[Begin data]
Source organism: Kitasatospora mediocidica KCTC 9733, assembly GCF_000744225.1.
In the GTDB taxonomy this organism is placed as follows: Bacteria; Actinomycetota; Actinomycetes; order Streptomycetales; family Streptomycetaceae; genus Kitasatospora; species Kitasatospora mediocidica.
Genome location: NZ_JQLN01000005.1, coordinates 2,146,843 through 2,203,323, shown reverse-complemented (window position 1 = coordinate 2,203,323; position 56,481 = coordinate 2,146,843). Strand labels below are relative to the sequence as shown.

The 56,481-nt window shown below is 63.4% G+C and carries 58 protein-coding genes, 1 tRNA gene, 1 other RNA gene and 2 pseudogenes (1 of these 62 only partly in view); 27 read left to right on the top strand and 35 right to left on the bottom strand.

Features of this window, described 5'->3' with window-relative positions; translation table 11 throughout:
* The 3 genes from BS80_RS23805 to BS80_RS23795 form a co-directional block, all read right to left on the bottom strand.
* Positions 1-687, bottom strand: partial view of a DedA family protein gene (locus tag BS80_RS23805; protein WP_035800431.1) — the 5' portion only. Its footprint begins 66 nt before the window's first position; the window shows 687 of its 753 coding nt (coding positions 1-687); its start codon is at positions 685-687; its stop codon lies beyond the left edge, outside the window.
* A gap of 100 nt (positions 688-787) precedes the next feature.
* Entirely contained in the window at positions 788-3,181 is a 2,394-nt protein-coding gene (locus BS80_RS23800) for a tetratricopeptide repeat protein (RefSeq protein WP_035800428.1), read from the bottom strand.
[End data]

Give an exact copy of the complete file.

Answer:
Source organism: Kitasatospora mediocidica KCTC 9733, assembly GCF_000744225.1.
In the GTDB taxonomy this organism is placed as follows: Bacteria; Actinomycetota; Actinomycetes; order Streptomycetales; family Streptomycetaceae; genus Kitasatospora; species Kitasatospora mediocidica.
Genome location: NZ_JQLN01000005.1, coordinates 2,146,843 through 2,203,323, shown reverse-complemented (window position 1 = coordinate 2,203,323; position 56,481 = coordinate 2,146,843). Strand labels below are relative to the sequence as shown.

The 56,481-nt window shown below is 63.4% G+C and carries 58 protein-coding genes, 1 tRNA gene, 1 other RNA gene and 2 pseudogenes (1 of these 62 only partly in view); 27 read left to right on the top strand and 35 right to left on the bottom strand.

Features of this window, described 5'->3' with window-relative positions; translation table 11 throughout:
* The 3 genes from BS80_RS23805 to BS80_RS23795 form a co-directional block, all read right to left on the bottom strand.
* Positions 1-687, bottom strand: partial view of a DedA family protein gene (locus tag BS80_RS23805; protein WP_035800431.1) — the 5' portion only. Its footprint begins 66 nt before the window's first position; the window shows 687 of its 753 coding nt (coding positions 1-687); its start codon is at positions 685-687; its stop codon lies beyond the left edge, outside the window.
* A gap of 100 nt (positions 688-787) precedes the next feature.
* Entirely contained in the window at positions 788-3,181 is a 2,394-nt protein-coding gene (locus BS80_RS23800) for a tetratricopeptide repeat protein (RefSeq protein WP_035800428.1), read from the bottom strand.